The Greater Security Associated With Traditional Focus Group Research
The possibility to screen each participant, lets the researcher know who have been involved. This
ensures that for example your competition is not involved.

The disadvantages of focus groups

Focus groups are not the optimal technique for all research situations, the criticisms below have been
mentioned by people who promote some other qualitative research methods.

Focus Groups Tend To Become Influenced By One or Two Dominant People In The Session
Thus Making the Output Very Biased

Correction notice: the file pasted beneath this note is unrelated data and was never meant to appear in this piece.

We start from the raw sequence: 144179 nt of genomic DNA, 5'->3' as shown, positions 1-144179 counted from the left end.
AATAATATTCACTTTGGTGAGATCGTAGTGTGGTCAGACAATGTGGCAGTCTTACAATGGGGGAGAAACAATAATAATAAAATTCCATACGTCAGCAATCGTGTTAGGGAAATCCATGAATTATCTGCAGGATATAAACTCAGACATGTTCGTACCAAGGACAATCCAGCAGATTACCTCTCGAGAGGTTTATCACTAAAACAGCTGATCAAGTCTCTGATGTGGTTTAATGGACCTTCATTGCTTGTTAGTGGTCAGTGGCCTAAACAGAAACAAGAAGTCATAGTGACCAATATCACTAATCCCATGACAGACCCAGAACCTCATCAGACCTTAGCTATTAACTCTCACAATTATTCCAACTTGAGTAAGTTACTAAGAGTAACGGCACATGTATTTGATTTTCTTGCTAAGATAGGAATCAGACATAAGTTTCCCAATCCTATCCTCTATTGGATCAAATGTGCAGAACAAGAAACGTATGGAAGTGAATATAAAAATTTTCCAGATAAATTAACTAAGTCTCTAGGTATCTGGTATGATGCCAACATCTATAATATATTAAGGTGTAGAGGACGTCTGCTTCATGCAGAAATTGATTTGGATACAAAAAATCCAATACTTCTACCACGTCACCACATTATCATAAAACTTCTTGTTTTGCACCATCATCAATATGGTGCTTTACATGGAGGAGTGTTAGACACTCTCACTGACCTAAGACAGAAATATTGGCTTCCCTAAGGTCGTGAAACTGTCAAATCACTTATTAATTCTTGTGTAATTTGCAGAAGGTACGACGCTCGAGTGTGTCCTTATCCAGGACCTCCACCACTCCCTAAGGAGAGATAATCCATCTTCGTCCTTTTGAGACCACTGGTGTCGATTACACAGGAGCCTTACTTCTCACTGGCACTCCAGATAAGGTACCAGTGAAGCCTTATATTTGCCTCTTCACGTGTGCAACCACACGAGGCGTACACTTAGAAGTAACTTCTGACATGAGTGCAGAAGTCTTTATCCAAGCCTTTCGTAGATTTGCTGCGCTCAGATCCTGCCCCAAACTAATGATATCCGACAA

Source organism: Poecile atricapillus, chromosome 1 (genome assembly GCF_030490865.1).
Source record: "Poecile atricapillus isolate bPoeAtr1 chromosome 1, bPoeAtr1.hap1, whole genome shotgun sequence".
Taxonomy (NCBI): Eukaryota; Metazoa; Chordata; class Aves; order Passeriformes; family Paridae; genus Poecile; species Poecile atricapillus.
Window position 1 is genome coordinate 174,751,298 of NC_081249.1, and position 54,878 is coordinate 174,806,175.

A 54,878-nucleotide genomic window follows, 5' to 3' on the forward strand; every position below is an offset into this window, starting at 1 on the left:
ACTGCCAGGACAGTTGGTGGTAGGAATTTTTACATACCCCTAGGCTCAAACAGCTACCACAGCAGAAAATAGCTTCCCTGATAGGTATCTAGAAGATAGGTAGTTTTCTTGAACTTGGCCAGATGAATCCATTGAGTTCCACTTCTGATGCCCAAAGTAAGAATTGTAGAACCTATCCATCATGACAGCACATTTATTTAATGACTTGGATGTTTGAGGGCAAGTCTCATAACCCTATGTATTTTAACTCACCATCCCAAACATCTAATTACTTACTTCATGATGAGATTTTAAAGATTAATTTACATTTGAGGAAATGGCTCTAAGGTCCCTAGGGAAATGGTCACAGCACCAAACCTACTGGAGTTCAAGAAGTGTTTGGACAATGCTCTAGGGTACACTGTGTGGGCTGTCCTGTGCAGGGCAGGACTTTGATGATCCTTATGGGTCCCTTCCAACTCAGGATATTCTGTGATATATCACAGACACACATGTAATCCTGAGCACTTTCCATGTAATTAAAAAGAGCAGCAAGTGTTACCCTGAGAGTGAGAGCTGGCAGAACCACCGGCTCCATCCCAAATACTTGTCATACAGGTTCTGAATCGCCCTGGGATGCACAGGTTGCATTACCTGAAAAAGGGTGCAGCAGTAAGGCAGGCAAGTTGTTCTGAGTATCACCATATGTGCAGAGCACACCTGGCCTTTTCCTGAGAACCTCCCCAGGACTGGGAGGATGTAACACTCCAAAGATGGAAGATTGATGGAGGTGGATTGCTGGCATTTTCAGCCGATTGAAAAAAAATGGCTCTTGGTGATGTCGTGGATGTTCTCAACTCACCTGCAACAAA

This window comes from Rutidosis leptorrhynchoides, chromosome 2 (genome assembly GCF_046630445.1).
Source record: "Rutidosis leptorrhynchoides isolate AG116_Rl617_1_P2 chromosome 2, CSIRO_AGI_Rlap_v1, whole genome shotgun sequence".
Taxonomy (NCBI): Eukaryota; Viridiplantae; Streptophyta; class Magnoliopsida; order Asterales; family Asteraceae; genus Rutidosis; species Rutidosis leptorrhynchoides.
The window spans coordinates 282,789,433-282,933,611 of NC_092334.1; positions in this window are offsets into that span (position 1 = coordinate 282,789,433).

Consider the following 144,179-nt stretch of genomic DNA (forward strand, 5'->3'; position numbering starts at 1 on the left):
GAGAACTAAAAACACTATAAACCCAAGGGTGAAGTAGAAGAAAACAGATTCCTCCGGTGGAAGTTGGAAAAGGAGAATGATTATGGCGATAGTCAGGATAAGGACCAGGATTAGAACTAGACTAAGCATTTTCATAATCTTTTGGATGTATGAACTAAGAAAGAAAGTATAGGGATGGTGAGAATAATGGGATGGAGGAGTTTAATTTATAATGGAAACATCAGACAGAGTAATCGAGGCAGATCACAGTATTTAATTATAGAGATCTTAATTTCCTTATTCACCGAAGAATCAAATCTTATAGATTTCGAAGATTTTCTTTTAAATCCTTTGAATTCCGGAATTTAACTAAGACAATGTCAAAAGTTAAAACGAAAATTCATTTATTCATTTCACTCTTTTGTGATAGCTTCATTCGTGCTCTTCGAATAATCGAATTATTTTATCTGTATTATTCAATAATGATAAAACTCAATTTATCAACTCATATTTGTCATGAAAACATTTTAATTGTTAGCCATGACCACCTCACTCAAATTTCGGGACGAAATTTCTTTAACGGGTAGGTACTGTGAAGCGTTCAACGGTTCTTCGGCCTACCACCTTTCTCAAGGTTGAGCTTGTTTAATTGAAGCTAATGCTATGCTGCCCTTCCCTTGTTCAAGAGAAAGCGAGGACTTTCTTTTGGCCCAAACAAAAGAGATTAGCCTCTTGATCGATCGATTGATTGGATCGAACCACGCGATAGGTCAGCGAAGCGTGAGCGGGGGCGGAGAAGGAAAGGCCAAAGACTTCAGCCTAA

The moderator plays an essential role in handling the situation, but if the moderator is not
experienced enough, it is very easy for the whole discussion to be dominated by a few people.
Focus Groups Are Not As Effective As IDIs In Dealing With Sensitive Topics
It is difficult to have the participants share their real feelings towards some sensitive topics publicly.
This can in turn influence the output data.
Focus Group Output Is Not Projectable
If a great deal of consistency in the results from a series of focus groups have been identified and it is
very likely that the results from these sessions probably can represent a larger number of people. We
cant expect focus groups to be projectable in the same way as quantitative study findings can be.
Furthermore, traditional focus groups can only be held in a few cities, unlike some internet and
telephone focus groups which could be organized in various situations without limitation of time and